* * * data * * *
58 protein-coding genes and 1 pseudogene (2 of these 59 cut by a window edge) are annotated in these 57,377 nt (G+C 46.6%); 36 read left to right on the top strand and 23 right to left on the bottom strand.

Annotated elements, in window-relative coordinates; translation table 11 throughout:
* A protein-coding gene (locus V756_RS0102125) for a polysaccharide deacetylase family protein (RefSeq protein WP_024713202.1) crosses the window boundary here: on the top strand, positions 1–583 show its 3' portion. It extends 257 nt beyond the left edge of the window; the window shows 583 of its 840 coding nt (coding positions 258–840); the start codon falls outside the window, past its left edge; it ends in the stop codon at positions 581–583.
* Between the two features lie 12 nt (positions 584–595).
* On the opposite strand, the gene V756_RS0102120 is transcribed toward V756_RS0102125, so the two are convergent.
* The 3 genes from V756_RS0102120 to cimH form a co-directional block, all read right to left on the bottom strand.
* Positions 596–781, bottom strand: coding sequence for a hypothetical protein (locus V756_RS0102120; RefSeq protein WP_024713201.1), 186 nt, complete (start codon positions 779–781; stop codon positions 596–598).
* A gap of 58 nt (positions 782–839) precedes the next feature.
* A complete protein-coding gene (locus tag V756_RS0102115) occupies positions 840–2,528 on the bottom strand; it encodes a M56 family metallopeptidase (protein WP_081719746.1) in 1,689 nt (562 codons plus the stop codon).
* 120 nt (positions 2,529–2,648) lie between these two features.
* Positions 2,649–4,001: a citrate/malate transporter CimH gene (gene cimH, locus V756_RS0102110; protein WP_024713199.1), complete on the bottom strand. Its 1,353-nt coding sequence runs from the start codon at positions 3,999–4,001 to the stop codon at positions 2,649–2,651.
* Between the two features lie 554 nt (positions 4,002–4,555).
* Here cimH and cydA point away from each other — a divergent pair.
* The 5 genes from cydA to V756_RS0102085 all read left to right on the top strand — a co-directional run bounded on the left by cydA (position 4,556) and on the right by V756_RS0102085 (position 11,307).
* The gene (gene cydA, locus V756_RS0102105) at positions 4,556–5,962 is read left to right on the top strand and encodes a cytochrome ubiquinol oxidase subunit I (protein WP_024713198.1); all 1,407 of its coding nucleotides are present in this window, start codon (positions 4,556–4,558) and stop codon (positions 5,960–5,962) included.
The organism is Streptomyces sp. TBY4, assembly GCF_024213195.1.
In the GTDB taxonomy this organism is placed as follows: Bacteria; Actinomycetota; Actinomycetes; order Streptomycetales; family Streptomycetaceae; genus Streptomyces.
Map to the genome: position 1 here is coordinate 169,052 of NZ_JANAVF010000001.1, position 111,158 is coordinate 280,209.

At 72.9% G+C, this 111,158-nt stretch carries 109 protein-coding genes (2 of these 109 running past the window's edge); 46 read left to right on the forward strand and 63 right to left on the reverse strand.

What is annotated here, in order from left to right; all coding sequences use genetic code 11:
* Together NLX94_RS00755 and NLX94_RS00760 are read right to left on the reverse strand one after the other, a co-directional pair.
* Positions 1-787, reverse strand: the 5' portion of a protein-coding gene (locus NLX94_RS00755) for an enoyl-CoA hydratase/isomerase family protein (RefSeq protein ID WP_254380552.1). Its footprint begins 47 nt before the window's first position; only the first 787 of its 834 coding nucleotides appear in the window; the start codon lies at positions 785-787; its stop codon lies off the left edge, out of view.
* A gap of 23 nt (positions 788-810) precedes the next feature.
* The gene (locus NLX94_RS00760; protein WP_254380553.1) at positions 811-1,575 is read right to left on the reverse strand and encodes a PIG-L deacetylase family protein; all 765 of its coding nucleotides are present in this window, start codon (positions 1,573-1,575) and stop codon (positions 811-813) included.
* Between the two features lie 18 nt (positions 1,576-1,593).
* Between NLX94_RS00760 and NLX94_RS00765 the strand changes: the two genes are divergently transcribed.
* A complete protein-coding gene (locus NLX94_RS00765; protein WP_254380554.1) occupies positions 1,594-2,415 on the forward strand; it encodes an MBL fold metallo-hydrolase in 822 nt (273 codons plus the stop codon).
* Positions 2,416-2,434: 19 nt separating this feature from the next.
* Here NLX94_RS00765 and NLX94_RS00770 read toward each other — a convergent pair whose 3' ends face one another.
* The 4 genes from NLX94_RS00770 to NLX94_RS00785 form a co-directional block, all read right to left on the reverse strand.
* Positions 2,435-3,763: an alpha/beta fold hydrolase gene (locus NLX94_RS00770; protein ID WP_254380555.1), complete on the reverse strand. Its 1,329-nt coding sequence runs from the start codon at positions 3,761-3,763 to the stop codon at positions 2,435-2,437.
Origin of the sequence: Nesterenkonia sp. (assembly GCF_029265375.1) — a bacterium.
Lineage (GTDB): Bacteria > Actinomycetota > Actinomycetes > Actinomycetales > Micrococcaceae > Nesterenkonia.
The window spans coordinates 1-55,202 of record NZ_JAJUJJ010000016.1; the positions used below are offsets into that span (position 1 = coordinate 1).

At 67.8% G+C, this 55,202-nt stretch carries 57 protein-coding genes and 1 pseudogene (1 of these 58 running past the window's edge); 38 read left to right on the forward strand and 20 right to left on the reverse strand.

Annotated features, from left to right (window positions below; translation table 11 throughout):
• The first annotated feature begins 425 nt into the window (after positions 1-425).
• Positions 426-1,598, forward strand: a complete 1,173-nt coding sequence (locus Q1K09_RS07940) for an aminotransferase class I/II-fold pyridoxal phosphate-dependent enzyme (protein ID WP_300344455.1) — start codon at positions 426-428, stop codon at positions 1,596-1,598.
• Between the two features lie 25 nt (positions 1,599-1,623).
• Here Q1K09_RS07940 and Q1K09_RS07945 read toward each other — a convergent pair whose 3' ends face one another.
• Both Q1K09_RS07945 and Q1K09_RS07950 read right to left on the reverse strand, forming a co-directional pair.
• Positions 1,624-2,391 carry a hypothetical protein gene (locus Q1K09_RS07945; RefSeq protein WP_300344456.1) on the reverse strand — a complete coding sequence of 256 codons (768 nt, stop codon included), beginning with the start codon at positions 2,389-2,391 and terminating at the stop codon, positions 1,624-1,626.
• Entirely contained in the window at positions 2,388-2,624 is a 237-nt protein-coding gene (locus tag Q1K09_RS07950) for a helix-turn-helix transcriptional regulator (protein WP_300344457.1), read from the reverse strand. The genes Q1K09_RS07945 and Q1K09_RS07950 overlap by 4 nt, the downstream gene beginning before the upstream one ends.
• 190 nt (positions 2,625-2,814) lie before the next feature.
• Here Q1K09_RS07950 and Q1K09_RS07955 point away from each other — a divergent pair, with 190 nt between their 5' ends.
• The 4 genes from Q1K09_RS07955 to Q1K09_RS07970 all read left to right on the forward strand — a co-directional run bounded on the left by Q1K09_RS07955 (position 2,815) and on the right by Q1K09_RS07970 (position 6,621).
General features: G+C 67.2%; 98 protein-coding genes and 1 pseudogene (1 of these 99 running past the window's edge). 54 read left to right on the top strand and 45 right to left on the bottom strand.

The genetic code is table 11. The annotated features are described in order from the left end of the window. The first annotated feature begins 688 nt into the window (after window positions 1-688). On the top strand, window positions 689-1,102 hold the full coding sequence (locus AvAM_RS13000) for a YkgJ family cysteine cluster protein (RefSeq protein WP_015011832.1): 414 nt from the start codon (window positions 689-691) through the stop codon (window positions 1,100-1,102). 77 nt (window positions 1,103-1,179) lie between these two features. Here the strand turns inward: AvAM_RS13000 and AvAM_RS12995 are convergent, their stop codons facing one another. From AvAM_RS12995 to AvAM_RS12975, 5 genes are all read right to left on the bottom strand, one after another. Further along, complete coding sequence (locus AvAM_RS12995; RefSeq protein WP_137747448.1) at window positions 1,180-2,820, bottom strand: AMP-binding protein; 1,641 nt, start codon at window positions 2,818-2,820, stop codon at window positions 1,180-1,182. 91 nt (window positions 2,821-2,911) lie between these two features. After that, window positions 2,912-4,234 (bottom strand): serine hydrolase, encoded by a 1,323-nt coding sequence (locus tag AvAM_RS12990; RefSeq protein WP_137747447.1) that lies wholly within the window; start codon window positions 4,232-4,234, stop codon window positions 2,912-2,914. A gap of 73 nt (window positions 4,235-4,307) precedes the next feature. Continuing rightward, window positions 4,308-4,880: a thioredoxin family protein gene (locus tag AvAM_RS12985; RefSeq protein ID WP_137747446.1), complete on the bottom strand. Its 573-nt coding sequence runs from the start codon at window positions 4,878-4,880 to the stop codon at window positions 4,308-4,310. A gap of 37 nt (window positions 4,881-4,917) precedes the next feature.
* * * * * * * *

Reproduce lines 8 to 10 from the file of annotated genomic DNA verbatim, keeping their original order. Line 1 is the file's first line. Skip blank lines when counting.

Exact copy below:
* A gap of 58 nt (positions 782–839) precedes the next feature.
* A complete protein-coding gene (locus tag V756_RS0102115) occupies positions 840–2,528 on the bottom strand; it encodes a M56 family metallopeptidase (protein WP_081719746.1) in 1,689 nt (562 codons plus the stop codon).
* 120 nt (positions 2,529–2,648) lie between these two features.